For the Spin Doctors song, see Pocket Full of Kryptonite. The mechanical refrigeration unit is housed behind the grill at the lower right, the car's "A" end.Was one of the first companies to transport beer nationwide using railroad refrigerator cars. A refrigerator car (or "reefer") is a refrigerated. Refrigerator cars differ from simple insulated. Boxcars commonly used for transporting fruit. , neither of which are fitted with cooling apparatus.
Come equipped with any one of a variety of mechanical refrigeration systems, or utilize carbon dioxide. Or in liquid form as a cooling agent. (and other types of "express" reefers) may or may not include a cooling system, but are equipped with high-speed trucks.And other modifications that allow them to travel with passenger trains. Early attempts at refrigerated transport.
Refrigerated trains in the United Kingdom. Railex and other unit trains. #14713, a ventilated fruit car dating from 1893. After the end of the American Civil War.Emerged as a major railway. Of livestock raised on the Great Plains.
Transporting the animals to market required herds to be driven up to 1,200 miles (1,900 km) to railheads. Or other locations in the midwest, such as Abilene and Dodge City, Kansas, where they were loaded into specialized stock cars. Live ("on-the-hoof") to regional processing centers.
Driving cattle across the plains also caused tremendous weight loss, with some animals dying in transit. Upon arrival at the local processing facility, livestock were slaughtered.
Costly inefficiencies were inherent in transporting live animals by rail, particularly the fact that approximately 60% of the animal's mass is inedible. An advertisement taken from the 1st edition (1879) of the Car-Builders Dictionary for the Tiffany Refrigerator Car Company , a pioneer in the design of refrigerated railroad cars. As early as 1842, the Western Railroad of Massachusetts. Designs capable of carrying all types of perishable goods without spoilage.The first refrigerated boxcar entered service in June 1851, on the Northern Railroad (New York). Or NRNY, which later became part of the Rutland Railroad. This "icebox on wheels" was a limited success since it was only functional in cold weather. That same year, the Ogdensburg and Lake Champlain Railroad.
The first consignment of dressed beef left the Chicago stock yards. In 1857 in ordinary boxcars. Retrofitted with bins filled with ice. Placing meat directly against ice resulted in discoloration and affected the taste, proving to be impractical. During the same period Gustavas Swift.
The method proved too limited to be practical. William Davis patented a refrigerator car that employed metal racks to suspend the carcasses above a frozen mixture of ice and salt.A Detroit meat packer, who built a set of cars to transport his products to Boston using ice from the Great Lakes. The load had the tendency of swinging to one side when the car entered a curve at high speed, and use of the units was discontinued after several derailments. In 1878 Swift hired engineer Andrew Chase to design a ventilated car that was well insulated, and positioned the ice in a compartment at the top of the car, allowing the chilled air to flow naturally downward. The meat was packed tightly at the bottom of the car to keep the center of gravity.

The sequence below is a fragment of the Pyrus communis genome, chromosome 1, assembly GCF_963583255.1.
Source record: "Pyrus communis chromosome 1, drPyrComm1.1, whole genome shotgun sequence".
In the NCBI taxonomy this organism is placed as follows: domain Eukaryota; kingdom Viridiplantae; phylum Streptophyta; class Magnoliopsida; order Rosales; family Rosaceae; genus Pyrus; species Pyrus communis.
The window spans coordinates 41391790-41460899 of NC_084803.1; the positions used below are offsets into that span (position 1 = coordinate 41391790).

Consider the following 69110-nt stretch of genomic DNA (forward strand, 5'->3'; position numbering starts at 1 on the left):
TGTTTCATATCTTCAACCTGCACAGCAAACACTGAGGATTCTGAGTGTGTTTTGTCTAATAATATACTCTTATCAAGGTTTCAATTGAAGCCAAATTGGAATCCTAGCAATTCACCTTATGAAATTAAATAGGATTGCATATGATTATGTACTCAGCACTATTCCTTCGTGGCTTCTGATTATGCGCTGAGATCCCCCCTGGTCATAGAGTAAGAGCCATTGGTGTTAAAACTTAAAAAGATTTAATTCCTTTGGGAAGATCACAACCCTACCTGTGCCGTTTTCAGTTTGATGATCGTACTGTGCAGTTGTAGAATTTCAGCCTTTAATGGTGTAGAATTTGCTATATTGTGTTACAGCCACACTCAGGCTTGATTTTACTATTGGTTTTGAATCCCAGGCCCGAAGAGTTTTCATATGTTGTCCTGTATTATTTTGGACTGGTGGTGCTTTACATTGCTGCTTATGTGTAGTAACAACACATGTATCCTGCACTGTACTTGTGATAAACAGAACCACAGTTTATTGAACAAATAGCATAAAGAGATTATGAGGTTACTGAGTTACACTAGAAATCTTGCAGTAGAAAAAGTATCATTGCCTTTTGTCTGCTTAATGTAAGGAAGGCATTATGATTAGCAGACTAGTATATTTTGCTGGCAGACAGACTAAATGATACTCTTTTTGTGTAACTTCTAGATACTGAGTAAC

Low and to prevent the cargo from shifting. Chase's design proved to be a practical solution, providing temperature-controlled carriage of dressed meats, This allowed Swift and Company. Swift's attempts to sell Chase's design to major railroads were rebuffed, as the companies feared that they would jeopardize their considerable investments in stock cars. Animal pens, and feedlots if refrigerated meat transport gained wide acceptance. In response, Swift financed the initial production run on his own, then when the American roads refused his business he contracted with the GTR (a railroad that derived little income from transporting live cattle) to haul the cars into Michigan.
And then eastward through Canada. In 1880 the Peninsular Car Company. Within a year, the Line's roster had risen to nearly 200 units, and Swift was transporting an average of 3,000 carcasses a week to Boston, Massachusetts. Competing firms such as Armour and Company. By 1920, the SRL owned and operated 7,000 of the ice-cooled rail cars.
The General American Transportation Corporation. Would assume ownership of the line in 1930. Of one of the first refrigerator cars to come out of the Detroit.
Plant of the American Car and Foundry Company. (ACF), built for the Swift Refrigerator Line. Live cattle and dressed beef deliveries to New York short tons.The subject cars travelled on the Erie. Source: Railway Review , January 29, 1887, p. A circa 1870 refrigerator car design. Hatches in the roof provided access to the ice tanks at each end. 19th Century American Refrigerator Cars. Source: Poor's Manual of Railroads and ICC. In the 1870s, the lack of a practical means to refrigerate peaches.
Limited the markets open to Samuel Rumph, a Georgia. He was the first to achieve this. His innovations created Georgia's fame for peaches, a crop now eclipsed economically by blueberries. Was born on a fruit ranch near Red Bluff, California on May 30, 1858. His father was Joseph Earl, his mother Adelia Chaffee, and his brother was Guy Chaffee Earl.
By 1886, he was President of the Earl Fruit Company. In 1890, he invented the refrigerator car to transport fruits to the East Coast of the United States. By the turn of the 20th century, manufactured ice became more common. (PFE) - a joint venture between the Union Pacific.Railroads, with a fleet of 6,600 refrigerator cars built by the American Car and Foundry Company. Maintained seven natural harvesting facilities, and operated 18 artificial ice plants. Their largest plant located in Roseville, California. Produced 1,200 short tons. Of ice daily, and Roseville's docks could accommodate up to 254 cars. At the industry's peak, 1,300,000 short tons (1,200,000 t) of ice was produced for refrigerator car use annually.